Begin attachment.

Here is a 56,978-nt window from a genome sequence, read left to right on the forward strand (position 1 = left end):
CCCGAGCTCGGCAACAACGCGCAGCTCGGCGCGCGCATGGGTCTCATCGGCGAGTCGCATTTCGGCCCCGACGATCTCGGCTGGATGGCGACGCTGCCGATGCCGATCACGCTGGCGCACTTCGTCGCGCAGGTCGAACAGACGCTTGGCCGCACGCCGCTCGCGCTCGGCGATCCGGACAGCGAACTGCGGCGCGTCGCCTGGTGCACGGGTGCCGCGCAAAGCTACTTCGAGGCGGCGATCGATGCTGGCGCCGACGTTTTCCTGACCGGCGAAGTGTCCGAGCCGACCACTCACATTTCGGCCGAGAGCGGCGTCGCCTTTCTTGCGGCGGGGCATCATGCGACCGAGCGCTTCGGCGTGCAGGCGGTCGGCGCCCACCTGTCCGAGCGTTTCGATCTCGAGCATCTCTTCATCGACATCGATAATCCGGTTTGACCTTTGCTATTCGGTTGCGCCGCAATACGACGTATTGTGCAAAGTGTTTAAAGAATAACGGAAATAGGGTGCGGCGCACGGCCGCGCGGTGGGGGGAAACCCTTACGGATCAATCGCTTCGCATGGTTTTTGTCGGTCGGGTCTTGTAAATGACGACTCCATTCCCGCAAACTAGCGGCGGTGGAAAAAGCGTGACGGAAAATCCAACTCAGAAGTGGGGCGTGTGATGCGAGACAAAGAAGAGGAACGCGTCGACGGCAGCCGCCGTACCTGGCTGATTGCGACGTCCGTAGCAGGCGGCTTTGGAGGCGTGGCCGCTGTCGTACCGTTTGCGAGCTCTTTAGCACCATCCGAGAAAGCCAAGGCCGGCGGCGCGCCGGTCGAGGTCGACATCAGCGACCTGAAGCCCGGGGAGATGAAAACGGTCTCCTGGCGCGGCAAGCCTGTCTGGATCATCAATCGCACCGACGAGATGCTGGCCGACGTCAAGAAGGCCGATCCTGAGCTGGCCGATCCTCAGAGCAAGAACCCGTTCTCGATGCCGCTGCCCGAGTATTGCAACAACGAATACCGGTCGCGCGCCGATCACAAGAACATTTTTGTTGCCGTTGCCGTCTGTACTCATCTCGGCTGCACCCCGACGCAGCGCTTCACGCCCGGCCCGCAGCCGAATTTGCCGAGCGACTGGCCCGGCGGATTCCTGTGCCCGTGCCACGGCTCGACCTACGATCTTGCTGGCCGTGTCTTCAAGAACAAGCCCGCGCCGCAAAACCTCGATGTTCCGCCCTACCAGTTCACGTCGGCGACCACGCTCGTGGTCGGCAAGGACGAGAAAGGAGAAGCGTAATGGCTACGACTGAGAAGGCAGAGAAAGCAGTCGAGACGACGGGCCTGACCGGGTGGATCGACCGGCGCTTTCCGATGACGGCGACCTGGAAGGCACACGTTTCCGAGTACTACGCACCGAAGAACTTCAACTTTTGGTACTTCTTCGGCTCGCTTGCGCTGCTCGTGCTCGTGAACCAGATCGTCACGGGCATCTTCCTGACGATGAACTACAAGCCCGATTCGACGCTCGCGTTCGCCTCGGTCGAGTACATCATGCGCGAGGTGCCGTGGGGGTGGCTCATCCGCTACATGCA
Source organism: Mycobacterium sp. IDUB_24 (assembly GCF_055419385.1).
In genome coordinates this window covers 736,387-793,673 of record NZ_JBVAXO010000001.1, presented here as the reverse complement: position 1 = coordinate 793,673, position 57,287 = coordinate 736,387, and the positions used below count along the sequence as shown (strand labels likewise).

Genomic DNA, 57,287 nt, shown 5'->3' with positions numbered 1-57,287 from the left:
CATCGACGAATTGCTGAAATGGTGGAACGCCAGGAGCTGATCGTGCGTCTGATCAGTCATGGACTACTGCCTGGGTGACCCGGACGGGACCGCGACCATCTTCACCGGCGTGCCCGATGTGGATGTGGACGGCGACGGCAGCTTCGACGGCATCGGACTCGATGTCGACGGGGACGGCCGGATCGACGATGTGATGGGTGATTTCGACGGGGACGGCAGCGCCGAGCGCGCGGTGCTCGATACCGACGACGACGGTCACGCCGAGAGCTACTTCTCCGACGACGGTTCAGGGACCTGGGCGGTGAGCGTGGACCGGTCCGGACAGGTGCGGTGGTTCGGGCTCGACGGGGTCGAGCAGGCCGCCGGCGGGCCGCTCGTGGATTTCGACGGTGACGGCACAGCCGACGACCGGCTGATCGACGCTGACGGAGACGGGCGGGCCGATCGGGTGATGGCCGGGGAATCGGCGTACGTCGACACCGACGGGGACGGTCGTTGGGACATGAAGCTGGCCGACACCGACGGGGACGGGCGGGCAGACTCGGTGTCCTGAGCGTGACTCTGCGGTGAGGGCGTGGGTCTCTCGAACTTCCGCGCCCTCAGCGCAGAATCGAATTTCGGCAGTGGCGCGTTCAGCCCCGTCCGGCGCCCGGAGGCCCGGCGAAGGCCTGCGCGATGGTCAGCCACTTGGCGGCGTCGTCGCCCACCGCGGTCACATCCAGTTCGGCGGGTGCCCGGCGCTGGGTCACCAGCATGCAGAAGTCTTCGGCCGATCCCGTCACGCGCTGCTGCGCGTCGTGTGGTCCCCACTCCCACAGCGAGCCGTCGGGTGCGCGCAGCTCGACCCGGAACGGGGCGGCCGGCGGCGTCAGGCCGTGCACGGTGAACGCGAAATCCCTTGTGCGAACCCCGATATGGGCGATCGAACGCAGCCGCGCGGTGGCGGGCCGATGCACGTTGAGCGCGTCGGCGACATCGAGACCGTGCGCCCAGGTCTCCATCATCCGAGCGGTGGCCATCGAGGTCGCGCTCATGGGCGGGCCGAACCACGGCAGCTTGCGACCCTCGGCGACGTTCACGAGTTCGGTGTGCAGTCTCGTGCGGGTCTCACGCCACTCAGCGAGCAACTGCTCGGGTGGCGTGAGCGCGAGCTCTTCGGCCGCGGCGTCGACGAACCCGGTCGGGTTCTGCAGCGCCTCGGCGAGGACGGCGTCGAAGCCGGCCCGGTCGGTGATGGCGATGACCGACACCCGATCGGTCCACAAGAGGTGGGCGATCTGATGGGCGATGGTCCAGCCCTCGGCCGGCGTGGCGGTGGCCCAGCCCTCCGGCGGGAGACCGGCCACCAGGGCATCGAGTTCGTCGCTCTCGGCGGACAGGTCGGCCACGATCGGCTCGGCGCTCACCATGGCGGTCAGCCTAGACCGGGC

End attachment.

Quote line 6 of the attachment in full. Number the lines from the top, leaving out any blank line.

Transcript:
CATCGACGAATTGCTGAAATGGTGGAACGCCAGGAGCTGATCGTGCGTCTGATCAGTCATGGACTACTGCCTGGGTGACCCGGACGGGACCGCGACCATCTTCACCGGCGTGCCCGATGTGGATGTGGACGGCGACGGCAGCTTCGACGGCATCGGACTCGATGTCGACGGGGACGGCCGGATCGACGATGTGATGGGTGATTTCGACGGGGACGGCAGCGCCGAGCGCGCGGTGCTCGATACCGACGACGACGGTCACGCCGAGAGCTACTTCTCCGACGACGGTTCAGGGACCTGGGCGGTGAGCGTGGACCGGTCCGGACAGGTGCGGTGGTTCGGGCTCGACGGGGTCGAGCAGGCCGCCGGCGGGCCGCTCGTGGATTTCGACGGTGACGGCACAGCCGACGACCGGCTGATCGACGCTGACGGAGACGGGCGGGCCGATCGGGTGATGGCCGGGGAATCGGCGTACGTCGACACCGACGGGGACGGTCGTTGGGACATGAAGCTGGCCGACACCGACGGGGACGGGCGGGCAGACTCGGTGTCCTGAGCGTGACTCTGCGGTGAGGGCGTGGGTCTCTCGAACTTCCGCGCCCTCAGCGCAGAATCGAATTTCGGCAGTGGCGCGTTCAGCCCCGTCCGGCGCCCGGAGGCCCGGCGAAGGCCTGCGCGATGGTCAGCCACTTGGCGGCGTCGTCGCCCACCGCGGTCACATCCAGTTCGGCGGGTGCCCGGCGCTGGGTCACCAGCATGCAGAAGTCTTCGGCCGATCCCGTCACGCGCTGCTGCGCGTCGTGTGGTCCCCACTCCCACAGCGAGCCGTCGGGTGCGCGCAGCTCGACCCGGAACGGGGCGGCCGGCGGCGTCAGGCCGTGCACGGTGAACGCGAAATCCCTTGTGCGAACCCCGATATGGGCGATCGAACGCAGCCGCGCGGTGGCGGGCCGATGCACGTTGAGCGCGTCGGCGACATCGAGACCGTGCGCCCAGGTCTCCATCATCCGAGCGGTGGCCATCGAGGTCGCGCTCATGGGCGGGCCGAACCACGGCAGCTTGCGACCCTCGGCGACGTTCACGAGTTCGGTGTGCAGTCTCGTGCGGGTCTCACGCCACTCAGCGAGCAACTGCTCGGGTGGCGTGAGCGCGAGCTCTTCGGCCGCGGCGTCGACGAACCCGGTCGGGTTCTGCAGCGCCTCGGCGAGGACGGCGTCGAAGCCGGCCCGGTCGGTGATGGCGATGACCGACACCCGATCGGTCCACAAGAGGTGGGCGATCTGATGGGCGATGGTCCAGCCCTCGGCCGGCGTGGCGGTGGCCCAGCCCTCCGGCGGGAGACCGGCCACCAGGGCATCGAGTTCGTCGCTCTCGGCGGACAGGTCGGCCACGATCGGCTCGGCGCTCACCATGGCGGTCAGCCTAGACCGGGC